RAPPORTEURS FOR FREEDOM OF EXPRESSION CONCERNED
OVER PRIOR CENSORSHIP IN
Culiacán, Sinaloa, Mexico, August 19, 2010—The Special Rapporteur for Freedom of Expression of the Organization of American States (OAS), Catalina Botero, and the United Nations Special Rapporteur on Freedom of Expression, Frank La Rue, believe that the decision by a Venezuelan court to prohibit the written press from publishing content that could be considered "violent" or "aggressive," for a one-month period, constitutes an act of prior censorship, which seriously compromises the right to freedom of expression in that country.
According to the information received, on Friday, August 13, the
That same day, Venezuela's Office of the Public Ombudsman filed an action for protection against the newspaper in a court for the protection of children and adolescents, to order the paper to refrain from publishing images "of violent, bloody, or grotesque content" that could negatively affect minors. A day later, the Public Ministry filed a similar petition and launched a criminal investigation over the same facts.
In solidarity with the newspaper, the daily Tal Cual published the same photograph. As a result, the Ombudsman's Office asked the court to extend the protection action it had filed to all written-media outlets in the country.
On August 16, the competent court barred El Nacional from "publishing images, information, and advertisements of any type that contain blood, weapons, messages of terror, physical assaults, images that evoke content about war, and messages about deaths that could alter the psychological well-being of boys, girls, and adolescents," until a decision on the merits was made on the action for protection. A day later, the same court barred Tal Cual "and all other written communications media," for one month, from "publishing images of violent, bloody, [or] grotesque content, whether about crime stories or not, which could in one way or another violate the psychical and moral integrity" of minors.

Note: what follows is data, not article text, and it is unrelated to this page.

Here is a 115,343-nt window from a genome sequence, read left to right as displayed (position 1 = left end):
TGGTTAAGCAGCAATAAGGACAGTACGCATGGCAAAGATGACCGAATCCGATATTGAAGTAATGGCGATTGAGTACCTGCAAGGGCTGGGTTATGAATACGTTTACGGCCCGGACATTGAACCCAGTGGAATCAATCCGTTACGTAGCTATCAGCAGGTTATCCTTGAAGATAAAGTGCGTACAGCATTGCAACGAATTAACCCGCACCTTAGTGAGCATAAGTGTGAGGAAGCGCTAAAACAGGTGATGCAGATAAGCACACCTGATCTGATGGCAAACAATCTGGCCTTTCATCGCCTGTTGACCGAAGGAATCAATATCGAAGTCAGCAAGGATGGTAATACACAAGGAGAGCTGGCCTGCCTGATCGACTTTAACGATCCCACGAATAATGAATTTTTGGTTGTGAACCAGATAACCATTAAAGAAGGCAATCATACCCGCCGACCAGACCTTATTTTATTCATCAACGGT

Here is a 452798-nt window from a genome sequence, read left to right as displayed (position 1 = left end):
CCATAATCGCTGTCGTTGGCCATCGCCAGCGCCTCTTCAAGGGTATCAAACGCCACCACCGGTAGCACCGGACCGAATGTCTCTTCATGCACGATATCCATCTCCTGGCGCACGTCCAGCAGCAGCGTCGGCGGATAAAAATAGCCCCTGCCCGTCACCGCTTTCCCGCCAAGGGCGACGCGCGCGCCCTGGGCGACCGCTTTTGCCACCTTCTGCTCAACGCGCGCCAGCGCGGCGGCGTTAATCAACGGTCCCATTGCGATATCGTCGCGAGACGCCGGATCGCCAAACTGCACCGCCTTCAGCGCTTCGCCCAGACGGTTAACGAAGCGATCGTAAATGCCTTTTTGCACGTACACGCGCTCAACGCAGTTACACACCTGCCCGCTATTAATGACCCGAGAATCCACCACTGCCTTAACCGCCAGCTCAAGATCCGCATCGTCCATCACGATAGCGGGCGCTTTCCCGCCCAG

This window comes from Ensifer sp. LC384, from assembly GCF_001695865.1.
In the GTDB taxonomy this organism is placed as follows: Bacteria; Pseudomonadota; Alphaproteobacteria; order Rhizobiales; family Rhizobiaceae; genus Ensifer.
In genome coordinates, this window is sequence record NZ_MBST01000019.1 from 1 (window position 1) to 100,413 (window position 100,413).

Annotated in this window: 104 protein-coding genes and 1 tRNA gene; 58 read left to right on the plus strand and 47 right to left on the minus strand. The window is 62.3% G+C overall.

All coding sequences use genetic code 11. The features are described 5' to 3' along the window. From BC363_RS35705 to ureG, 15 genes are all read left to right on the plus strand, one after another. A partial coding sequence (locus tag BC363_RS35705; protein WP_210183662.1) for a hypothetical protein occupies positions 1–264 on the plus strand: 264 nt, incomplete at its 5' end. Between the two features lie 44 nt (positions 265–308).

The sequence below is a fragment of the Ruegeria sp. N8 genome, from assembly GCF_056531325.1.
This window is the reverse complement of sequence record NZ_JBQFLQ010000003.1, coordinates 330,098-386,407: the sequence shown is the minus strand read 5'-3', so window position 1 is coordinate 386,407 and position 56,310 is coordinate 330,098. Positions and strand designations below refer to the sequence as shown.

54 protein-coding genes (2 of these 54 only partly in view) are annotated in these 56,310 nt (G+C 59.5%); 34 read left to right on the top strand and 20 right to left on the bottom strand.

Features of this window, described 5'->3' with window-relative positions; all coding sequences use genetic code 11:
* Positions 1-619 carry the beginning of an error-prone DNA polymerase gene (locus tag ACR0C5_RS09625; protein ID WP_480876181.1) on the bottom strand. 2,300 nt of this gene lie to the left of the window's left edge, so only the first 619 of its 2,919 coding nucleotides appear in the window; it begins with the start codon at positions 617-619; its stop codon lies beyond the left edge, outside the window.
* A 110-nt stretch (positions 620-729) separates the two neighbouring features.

The American Convention on Human Rights prohibits prior censorship, except when it comes to legal control of public entertainments for the sole purpose of regulating access to them for the moral protection of childhood and adolescence. Likewise, the Inter-American Court of Human Rights and the Inter-American Commission on Human Rights have established that vague or imprecise limits on freedom of expression run contrary to the guarantee of this right, since they can be used to justify arbitrary decisions that illegitimately restrict the flow of ideas and opinions.
The OAS and UN rapporteurs for freedom of expression manifest their concern over the decision of the court in question, given that it constitutes an act of prior censorship which, moreover, imposes limits that are so vague and imprecise that they block the written press from being able to publish any information that could upset or annoy the government authorities. If this judicial decision stands, it will force the news media to refrain from reporting on a wide range of issues of public interest that Venezuelan society has the right to know.
The protection of the physical and emotional well-being of childhood is a central aim of the community of nations, but this purpose cannot give rise to the imposition of prior-censorship measures outside the framework established in international human rights law, or to restrictions that are so ambiguous that they could serve as a pretext for blocking publication of information and ideas that society has the right to receive, even though they may be annoying or uncomfortable for some public officials.
The OAS and UN rapporteurs for freedom of expression urgently call on the Venezuelan authorities to review the decisions that have been adopted against the news media and to reestablish the full guarantees for the exercise of freedom of expression.
The two rapporteurs are conducting an official visit to